Rev. Joseph Hull Part I – Neither Fish Nor Fowl (1596 -1641)

I have just returned from a research trip to Boston and Cape Cod with my friends Laura and Val. Our goal was to flesh out the lives of our Mayflower and Great Migration ancestors beyond their birth, death and migration dates.  We all had quite a bit of success at the New England Historical and Genealogical Society and then our visit to Plymouth, Barnstable and Sandwich “rounded” out the trip by seeing the actual places the early settlers made their new home.

My family patriarchs from this early period are George Soule (Mayflower passenger and servant to Winslow 1620), Rev. Joseph Hull (Migration 1635), George Allen (Migration 1635), Joseph Holway (Migration 1637-1640), Michael Turner (Migration by 1637/38), Thomas Hunt (Migration by 1637) and Edward Jessup (Migration by 1647).  While all of them have compelling stories to tell, Rev. Joseph Hull is by far the most controversial of all of them and the focus of my blogs for the coming weeks.

My ancestor Rev. Joseph Hull (1596-1665) was born in Crewkerne, Somerset and  was educated as a minister at St. Mary’s Hall at Oxford. He appears to have had a successful rectorship at Northleigh, Devonshire for 11 years, but he resigns in 1632. He moves to Broadway in Somersetshire and is Rector here in 1633-1634. Some researches have speculated that he may have wanted to be near Rev. Richard Barnard, an Anglican minister with non-conformist inclinations and who had spent time with Separatists William Brewster and John Robinson. (Interesting note – Rev. Barnard’s daughter Mary marries Roger Williams in 1629. We will hear more about him later.) It was here that Rev. Hull gathers his own group of immigrants and leaves for New England in 1635.

These were turbulent times in England under Charles I. Most of these early immigrants were looking for religious freedom to practice Puritanism and for economic opportunity.  Charles I did not look favorably on the Puritans and Separatists who challenged the Anglican Church and ultimately his authority as head of the church. They could be arrested and persecuted for simply holding a church service in their home with their own “elected” minister. I point this out because the very thing that had occurred to them in England is exactly what they did to others who did not share their point of view in New England. Rev. Hull is listed as a minister in the ship’s manifest, which implies that he was not hiding his profession and did not fear the authorities preventing him from leaving. He was still a “practicing” Anglican, even if he had Puritan beliefs.

On his arrival in Boston, he is made a freeman in the Massachusetts Bay Colony and given leave to settle with his group in the new town of Weymouth.  He only stays here for a year and it is attributed to the fact that he is one of 3 ministers living there. One of his “rival” ministers was a strong Puritan, the Rev. Thomas Jenner.  Rev. Hull decides to move to Hingham, but only resides here until 1639.

Rev. Hull, Richard Collicutt and Thomas Dimmock receive a grant from Governor Bradford of Plymouth Colony (which was a little more “liberal” than Massachusetts Bay Colony).  Hull and Dimmock move to Barnstable to build a new town and he is elected Deputy. Unfortunately, this is a disaster almost from the beginning too. Wouldn’t you know another Puritan minister Rev. Lathrop moves in right away and proves to be more popular.  Rev. Hull isn’t reelected Deputy and he has lost his “Mr.” title in the records by 1641. Seeing a theme? Poor Rev. Hull is in the wrong place and the wrong time and it appears as if there isn’t a place to live at this point in history for a minister who is more “middle of the road”.   It gets worse….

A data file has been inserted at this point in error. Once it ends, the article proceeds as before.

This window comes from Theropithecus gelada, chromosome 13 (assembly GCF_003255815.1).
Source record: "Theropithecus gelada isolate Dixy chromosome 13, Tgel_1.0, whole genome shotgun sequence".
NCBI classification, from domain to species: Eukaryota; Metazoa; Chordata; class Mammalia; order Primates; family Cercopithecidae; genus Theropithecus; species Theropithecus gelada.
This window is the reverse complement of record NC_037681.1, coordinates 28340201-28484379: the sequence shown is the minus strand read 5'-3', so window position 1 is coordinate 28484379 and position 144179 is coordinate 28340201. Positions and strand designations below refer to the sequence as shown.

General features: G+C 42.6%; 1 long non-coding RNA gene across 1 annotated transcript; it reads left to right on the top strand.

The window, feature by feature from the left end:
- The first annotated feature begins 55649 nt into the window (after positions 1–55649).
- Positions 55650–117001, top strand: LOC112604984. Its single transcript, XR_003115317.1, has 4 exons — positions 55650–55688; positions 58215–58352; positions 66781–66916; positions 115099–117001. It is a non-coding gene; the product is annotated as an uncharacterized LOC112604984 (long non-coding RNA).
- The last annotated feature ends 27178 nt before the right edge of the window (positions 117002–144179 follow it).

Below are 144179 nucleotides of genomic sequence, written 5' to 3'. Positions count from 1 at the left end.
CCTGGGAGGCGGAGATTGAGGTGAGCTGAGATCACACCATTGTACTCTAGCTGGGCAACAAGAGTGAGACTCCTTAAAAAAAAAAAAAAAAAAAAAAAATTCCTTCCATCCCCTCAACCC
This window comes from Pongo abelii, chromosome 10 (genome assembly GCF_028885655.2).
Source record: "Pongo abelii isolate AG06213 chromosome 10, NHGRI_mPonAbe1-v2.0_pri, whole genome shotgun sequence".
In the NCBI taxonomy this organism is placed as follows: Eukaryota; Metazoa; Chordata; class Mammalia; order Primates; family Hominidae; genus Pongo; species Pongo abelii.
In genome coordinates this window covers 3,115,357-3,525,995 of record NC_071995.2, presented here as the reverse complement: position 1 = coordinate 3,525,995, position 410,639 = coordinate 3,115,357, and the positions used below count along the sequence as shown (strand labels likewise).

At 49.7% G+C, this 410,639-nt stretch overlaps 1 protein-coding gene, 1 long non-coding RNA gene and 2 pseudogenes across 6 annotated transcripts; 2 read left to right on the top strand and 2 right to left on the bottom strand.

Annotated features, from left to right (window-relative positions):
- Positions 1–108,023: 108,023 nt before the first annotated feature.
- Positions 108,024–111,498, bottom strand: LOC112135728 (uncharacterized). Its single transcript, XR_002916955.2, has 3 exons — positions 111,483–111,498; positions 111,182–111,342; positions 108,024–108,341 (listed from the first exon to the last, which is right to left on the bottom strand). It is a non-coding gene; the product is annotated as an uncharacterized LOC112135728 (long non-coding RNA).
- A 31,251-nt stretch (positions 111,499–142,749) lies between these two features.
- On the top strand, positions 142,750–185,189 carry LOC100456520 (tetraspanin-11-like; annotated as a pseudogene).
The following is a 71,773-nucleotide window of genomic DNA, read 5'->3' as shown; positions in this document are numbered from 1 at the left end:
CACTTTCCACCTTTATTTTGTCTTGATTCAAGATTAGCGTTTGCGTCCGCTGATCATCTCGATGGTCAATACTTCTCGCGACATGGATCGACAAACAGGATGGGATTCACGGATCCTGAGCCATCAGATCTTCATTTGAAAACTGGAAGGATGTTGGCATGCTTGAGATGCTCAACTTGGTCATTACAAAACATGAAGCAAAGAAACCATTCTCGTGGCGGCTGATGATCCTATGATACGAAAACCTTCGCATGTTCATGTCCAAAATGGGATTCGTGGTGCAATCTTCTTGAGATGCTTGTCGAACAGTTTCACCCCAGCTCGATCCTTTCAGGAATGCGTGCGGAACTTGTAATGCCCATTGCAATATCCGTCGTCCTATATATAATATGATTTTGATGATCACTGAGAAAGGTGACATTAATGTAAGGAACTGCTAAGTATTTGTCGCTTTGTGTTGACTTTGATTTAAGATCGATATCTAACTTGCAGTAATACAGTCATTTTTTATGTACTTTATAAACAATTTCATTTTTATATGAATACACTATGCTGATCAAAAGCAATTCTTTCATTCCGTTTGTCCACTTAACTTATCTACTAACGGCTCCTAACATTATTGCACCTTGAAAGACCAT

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15 Responses to Rev. Joseph Hull Part I – Neither Fish Nor Fowl (1596 -1641)

  1. Marjorie Arp says:

    Why is Rev. Joseph Hull be written out of the history of Barnstable? If you visit Sturgis Library you never hear his name mentioned.

  2. Kate says:

    Thanks for the great history lesson! We are also descended from Rev. Hull and Joanna Bursley. Mom and I will be trekking up to New England/Cape Cod to trod across some of the same land in two weeks. Your blogs will help “lead the way” for us! Thank you again!

    • Rachelle says:

      So glad you enjoyed the blog and the information was helpful. Have a wonderful vacation and be sure to let me know if you find any additional information or sites to see!

  3. Cindy says:

    Can I ask how you found the memorial marker on this page that reference Thomas Dimmock and Joseph Hull? I spent several hours this weekend driving around Barnstable looking at every marker I could find, but never found this one. Could you provide a location? (I am also a Rev. Hull descendent)

    • Rachelle says:

      I never physically found it when I was there either. I had seen the pictures on the internet and looked in town when I was there, but it wasn’t in any of the obvious places. I stopped at the Sturgis Library and they didn’t know either. However, when I got back to Seattle they had e-mailed me the information they got from their local historian Dave Crocker. Here is it…
      The Dimmock stone marker sits across Route 6A opposite the county farm road.
      The other one can be seen directly across from the Lothrop Hill cemetery. It is near the sidewalk in front of the house there. I gave a slide lecture about all the markers along Route 6A, from the Sandwich line right down to Yarmouth Port. These two markers were described.

      Hope to see it in person next time I get back to Massachusetts!

      • Cindy says: